Aminophylline-induced suppression of pulmonary antibacterial defenses

S. Nelson, W. R. Summer, G. J. Jakab

Research output: Contribution to journalArticle

Abstract

Respiratory infections are frequently observed in patients with chronic obstructive pulmonary disease, indicating that host defenses are compromised. Antibacterial defenses of the lung against such infections include the alveolar macrophage and polymorphonuclear leukocytes (PMN) that migrate into the lung to provide auxiliary phagocytic defenses. To test the hypothesis that aminophylline acutely impairs pulmonary antibacterial defenses, mice were challenged by aerosol inhalation with Staphylococcus aureus or Proteus mirabilis and injected intraperitoneally with aminophylline (20, 40, or 80 mg/kg). Pulmonary bactericidal activity and total lavaged lung cell and differential counts were determined 4 h after bacterial challenge. The highest dose of aminophylline suppressed the killing of S. aureus so that 55 ± 5% of the initial viable bacteria remained as compared with 22 ± 4% in the control animals. In contrast, there was a dose-related suppression of pulmonary antibacterial defenses against gram-negative bacteria. With doses of 40 and 80 mg/kg, lung defenses were ablated, allowing the proliferation of P. mirabilis to 115 ± 9% and 253 ± 9%, respectively, the control value being 26 ± 3%. The number of PMN obtained by lavage after aerosol challenge with P. mirabilis was also inhibited by aminophylline in a dose-dependent manner. From the lungs of untreated animals 5.0 ± 0.3 x 106 PMN were recovered as compared with 3.3 ± 0.1 x 106, 2.5 ± 0.2 x 106, and 1.8 ± 0.1 x 106, respectively, with increasing doses of aminophylline. The bactericidal activity of lavaged PMN from the lungs of aminophylline-treated rats challenged with the gram-negative bacterium in vivo was significantly depressed when compared with that in control animals. These studies show that aminophylline suppresses pulmonary antibacterial defenses by impairing the recruitment and bactericidal capacities of PMN responding to a bacterial challenge. Aminophylline may predispose patients to more frequent and severe infection.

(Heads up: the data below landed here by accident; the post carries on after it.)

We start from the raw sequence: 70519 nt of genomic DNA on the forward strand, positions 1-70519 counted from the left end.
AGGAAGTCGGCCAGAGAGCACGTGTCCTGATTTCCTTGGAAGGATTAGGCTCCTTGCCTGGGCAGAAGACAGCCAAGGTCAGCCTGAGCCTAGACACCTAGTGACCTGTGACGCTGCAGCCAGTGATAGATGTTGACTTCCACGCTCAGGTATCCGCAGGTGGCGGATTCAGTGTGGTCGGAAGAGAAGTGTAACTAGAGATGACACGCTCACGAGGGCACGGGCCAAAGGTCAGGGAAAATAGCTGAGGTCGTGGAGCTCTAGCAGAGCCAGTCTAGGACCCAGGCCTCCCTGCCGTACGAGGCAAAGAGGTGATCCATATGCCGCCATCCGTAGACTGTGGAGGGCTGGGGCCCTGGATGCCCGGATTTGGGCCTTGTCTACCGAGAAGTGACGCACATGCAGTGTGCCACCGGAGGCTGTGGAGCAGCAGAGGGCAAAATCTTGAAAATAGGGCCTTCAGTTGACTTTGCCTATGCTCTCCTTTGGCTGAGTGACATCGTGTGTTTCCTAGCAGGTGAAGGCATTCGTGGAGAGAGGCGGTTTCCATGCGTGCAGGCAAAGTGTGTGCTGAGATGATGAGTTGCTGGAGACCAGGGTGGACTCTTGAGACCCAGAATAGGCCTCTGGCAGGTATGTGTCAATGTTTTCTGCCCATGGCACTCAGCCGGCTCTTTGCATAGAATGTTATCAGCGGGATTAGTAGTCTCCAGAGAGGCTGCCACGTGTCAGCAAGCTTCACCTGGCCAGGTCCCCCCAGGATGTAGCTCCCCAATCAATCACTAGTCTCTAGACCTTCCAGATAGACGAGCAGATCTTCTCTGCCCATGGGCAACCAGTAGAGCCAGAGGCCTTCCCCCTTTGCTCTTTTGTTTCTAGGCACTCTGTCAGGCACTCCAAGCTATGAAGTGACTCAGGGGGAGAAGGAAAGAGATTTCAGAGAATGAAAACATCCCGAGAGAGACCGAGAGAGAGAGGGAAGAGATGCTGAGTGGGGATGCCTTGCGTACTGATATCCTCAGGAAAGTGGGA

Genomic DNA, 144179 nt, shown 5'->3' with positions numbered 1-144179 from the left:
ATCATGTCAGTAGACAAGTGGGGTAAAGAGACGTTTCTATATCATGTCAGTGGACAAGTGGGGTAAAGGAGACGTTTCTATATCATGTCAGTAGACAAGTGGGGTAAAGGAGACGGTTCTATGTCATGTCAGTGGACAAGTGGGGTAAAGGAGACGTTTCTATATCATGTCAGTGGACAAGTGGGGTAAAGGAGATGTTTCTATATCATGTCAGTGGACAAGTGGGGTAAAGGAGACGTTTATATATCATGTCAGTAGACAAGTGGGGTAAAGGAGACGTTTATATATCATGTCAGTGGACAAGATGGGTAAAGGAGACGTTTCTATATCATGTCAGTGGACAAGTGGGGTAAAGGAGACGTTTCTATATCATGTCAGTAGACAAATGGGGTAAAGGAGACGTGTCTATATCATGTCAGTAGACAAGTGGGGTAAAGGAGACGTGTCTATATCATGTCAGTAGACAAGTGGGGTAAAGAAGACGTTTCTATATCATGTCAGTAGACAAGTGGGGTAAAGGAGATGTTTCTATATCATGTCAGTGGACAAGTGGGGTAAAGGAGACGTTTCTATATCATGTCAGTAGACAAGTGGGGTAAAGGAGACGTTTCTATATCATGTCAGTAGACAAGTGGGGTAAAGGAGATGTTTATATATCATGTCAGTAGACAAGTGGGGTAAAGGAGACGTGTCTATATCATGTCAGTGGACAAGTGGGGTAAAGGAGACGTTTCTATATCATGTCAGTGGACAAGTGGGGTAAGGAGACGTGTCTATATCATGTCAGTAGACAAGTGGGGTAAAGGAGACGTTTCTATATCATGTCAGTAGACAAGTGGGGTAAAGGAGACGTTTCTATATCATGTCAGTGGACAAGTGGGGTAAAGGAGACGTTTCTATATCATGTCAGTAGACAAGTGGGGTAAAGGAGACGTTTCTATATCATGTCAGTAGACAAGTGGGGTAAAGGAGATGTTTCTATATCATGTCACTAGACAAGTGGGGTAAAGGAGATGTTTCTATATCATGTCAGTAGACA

Original languageEnglish (US)
Pages (from-to)923-927
Number of pages5
JournalAmerican Review of Respiratory Disease
Volume131
Issue number6
StatePublished - Jan 1 1985

ASJC Scopus subject areas

  • Pulmonary and Respiratory Medicine

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